Clean up your act or face sanctions, CQC tells London hospital


A hospital in east London described as "unsafe and dirty" has been told it could be penalised if it does not make rapid improvements to its care services.

Hospital Complaints

According to a Care Quality Commission (CQC) review, maternity patients at Leytonstone's Whipps Cross hospital had to contend with dirty floors and overflowing waste bins, while mothers and infants were exposed to infection risks.

Unannounced CQC visits

Following a number of unannounced visits, the NHS regulator also found serious issues in the hospital's surgical and elderly care units.

The watchdog has now formally served the hospital's operator, Bart's Health NHS Trust (BHNHST), with 3 warnings. If the trust does not comply with "urgent improvements", it could face senior management dismissals.


Matthew Trainer of the CQC said its review revealed a "systematic catalogue of failings" during a series of inspections during May and June.

"We found that, in places, the hospital was unsafe and dirty, and that staff didn't always show patients the compassion that people deserve. Patients were not receiving the care and support they should have been able to expect. In some cases, this was putting them at risk of harm."

Among the failings at Whipps Cross was a lack of triage doctors forcing women into 4-hour waits for treatment at a labour unit. Care wards for the elderly were also badly affected by staff shortages, with water often out of reach and patients unable to obtain essential help with eating.

No compassion

The report found that staff did not always show "the compassion that people deserve", with specialist paediatricians often unavailable to man life-support systems in surgical units.

The CQC also found death rates following surgery at Whipps Cross exceeded national averages. In the 6 months prior to the watchdog's visits, the hospital's A&E unit had failed to treat 95% of patients within the national guideline target of 4 hours.

The CQC has identified 6 hospital trusts as "high risk", of which BHNHST is one. According to a recently-devised system under the regulator's new chief inspector of hospitals, Sir Mike Richards, the trust will be inspected again ahead of Christmas.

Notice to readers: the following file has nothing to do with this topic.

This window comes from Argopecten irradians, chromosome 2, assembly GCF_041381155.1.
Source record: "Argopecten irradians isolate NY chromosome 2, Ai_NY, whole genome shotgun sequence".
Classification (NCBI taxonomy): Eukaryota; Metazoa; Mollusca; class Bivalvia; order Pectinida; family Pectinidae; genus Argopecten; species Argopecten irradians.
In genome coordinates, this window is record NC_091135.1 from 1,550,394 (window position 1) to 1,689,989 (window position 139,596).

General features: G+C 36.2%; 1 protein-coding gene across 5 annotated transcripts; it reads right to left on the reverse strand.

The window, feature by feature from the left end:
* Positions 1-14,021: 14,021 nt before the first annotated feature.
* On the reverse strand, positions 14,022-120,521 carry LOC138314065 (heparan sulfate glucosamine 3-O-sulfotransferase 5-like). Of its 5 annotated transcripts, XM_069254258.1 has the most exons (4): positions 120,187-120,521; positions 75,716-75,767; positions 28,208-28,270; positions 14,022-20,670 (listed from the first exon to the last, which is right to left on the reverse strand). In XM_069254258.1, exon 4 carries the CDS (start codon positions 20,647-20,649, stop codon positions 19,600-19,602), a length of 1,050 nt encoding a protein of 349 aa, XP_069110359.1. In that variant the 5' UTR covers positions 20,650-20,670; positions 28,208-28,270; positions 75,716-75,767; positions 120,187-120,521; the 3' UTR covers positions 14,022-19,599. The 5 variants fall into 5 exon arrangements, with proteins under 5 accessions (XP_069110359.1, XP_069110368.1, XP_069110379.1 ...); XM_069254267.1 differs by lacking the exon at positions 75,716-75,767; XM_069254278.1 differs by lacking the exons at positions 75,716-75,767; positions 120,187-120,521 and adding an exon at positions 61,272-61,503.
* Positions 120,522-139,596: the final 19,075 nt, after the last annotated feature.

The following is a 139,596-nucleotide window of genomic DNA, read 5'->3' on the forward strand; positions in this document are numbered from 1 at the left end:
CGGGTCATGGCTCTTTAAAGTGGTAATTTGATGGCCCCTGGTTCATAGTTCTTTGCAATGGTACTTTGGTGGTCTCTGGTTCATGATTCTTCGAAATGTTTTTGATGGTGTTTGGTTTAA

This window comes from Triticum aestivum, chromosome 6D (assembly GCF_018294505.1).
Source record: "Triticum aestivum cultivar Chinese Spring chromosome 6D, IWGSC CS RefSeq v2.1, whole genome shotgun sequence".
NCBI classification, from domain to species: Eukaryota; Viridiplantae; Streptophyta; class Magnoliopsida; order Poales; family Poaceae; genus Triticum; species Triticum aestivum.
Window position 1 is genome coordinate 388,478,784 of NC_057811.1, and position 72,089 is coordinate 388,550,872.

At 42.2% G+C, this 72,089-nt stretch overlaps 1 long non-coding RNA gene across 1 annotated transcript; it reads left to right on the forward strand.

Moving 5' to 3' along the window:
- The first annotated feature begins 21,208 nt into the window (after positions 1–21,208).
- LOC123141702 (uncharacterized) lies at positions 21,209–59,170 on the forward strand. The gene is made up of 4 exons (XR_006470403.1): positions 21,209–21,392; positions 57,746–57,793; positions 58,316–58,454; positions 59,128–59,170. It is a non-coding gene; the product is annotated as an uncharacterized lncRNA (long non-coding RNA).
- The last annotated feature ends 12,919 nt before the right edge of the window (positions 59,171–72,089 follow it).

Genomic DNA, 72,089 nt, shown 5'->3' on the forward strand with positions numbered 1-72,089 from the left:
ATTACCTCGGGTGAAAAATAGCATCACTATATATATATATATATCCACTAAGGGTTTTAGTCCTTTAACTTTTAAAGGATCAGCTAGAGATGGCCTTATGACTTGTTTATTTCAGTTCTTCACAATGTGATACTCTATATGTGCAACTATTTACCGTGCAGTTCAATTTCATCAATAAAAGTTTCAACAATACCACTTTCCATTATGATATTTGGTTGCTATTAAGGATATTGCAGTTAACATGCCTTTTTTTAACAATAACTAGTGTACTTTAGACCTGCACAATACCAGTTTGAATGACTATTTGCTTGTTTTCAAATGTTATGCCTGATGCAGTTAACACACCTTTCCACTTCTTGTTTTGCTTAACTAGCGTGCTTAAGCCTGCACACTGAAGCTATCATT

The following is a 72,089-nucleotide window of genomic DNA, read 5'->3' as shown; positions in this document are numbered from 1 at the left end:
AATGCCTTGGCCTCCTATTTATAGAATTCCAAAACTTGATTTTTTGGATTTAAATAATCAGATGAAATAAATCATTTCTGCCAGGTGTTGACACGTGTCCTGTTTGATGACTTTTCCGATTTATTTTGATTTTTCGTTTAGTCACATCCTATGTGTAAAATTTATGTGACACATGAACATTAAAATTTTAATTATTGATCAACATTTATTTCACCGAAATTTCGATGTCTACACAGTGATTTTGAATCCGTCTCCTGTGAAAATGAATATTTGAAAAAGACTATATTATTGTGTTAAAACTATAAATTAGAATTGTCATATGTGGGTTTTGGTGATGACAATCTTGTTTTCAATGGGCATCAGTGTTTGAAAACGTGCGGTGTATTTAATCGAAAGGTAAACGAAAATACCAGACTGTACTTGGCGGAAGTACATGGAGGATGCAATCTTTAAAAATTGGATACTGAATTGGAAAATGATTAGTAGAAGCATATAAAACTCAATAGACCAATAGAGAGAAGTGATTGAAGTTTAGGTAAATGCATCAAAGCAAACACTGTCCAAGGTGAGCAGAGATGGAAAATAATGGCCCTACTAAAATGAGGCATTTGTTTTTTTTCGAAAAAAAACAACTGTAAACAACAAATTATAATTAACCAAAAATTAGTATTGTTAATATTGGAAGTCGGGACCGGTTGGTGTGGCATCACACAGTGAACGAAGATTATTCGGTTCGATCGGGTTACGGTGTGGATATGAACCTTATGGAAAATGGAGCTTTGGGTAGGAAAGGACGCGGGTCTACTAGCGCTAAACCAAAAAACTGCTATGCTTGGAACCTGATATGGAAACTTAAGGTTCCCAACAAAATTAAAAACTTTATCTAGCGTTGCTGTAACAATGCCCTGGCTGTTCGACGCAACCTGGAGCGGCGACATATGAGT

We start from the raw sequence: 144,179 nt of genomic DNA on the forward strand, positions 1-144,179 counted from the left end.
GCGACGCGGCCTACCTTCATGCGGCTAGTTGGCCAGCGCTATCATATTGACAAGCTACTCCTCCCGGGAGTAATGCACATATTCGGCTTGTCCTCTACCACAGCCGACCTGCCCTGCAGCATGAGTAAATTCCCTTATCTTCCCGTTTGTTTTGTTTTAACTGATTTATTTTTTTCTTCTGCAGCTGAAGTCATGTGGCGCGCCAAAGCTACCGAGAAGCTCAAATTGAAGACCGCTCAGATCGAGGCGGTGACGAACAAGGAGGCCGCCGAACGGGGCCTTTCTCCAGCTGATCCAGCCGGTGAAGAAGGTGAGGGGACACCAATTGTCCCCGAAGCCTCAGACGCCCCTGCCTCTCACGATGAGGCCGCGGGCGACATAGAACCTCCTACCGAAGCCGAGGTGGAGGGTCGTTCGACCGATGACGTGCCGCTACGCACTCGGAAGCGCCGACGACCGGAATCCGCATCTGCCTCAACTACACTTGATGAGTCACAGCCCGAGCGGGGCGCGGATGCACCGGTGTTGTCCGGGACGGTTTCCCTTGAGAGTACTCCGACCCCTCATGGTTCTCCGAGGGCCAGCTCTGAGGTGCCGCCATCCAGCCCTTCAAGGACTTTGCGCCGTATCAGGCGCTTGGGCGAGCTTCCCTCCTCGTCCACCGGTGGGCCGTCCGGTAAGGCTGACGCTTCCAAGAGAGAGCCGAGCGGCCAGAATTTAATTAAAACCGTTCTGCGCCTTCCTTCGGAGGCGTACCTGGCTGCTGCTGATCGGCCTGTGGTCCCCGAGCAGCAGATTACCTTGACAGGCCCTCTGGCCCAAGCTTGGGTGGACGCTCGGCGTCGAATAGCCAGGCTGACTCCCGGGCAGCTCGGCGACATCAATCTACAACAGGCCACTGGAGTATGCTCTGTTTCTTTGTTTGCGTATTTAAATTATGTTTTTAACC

However, to check on progress in implementing change, the watchdog has promised to swoop unannounced on Whipps Cross "soon".

Immediate action needed

Apologising to patients for the "failings in some of our services at Whipps Cross hospital", BHNHST insists it is improving care standards and patient safety. CEO Peter Morris said: "We have taken immediate action to rectify the failures to ensure we meet standards across the hospitals at all times."

Since the CQC findings, BHNHST has promised to run a refreshed training regime for its elderly care and maternity staff. Senior managers are being seconded from other areas of the trust to Whipps Cross, with changes being made to maternity ward procedures.

Simpson Millar LLP's Neil Fearn, a specialist in medical negligence claims, said the CQC findings at Whipps Cross are all too familiar.

Claims can only mount"

"This is yet another in a catalogue of NHS errors, where inadequate staffing is leading to prolonged patient suffering and an excessive mortality rate," Neil said. "If ministers do not properly respond to findings such as these, claims for medical negligence can only mount."

Neil added that if anyone has received poor hospital care, they may be entitled to claim for medical negligence. "If this is the case, specialist legal advice is an essential ingredient in pursuing a successful claim."

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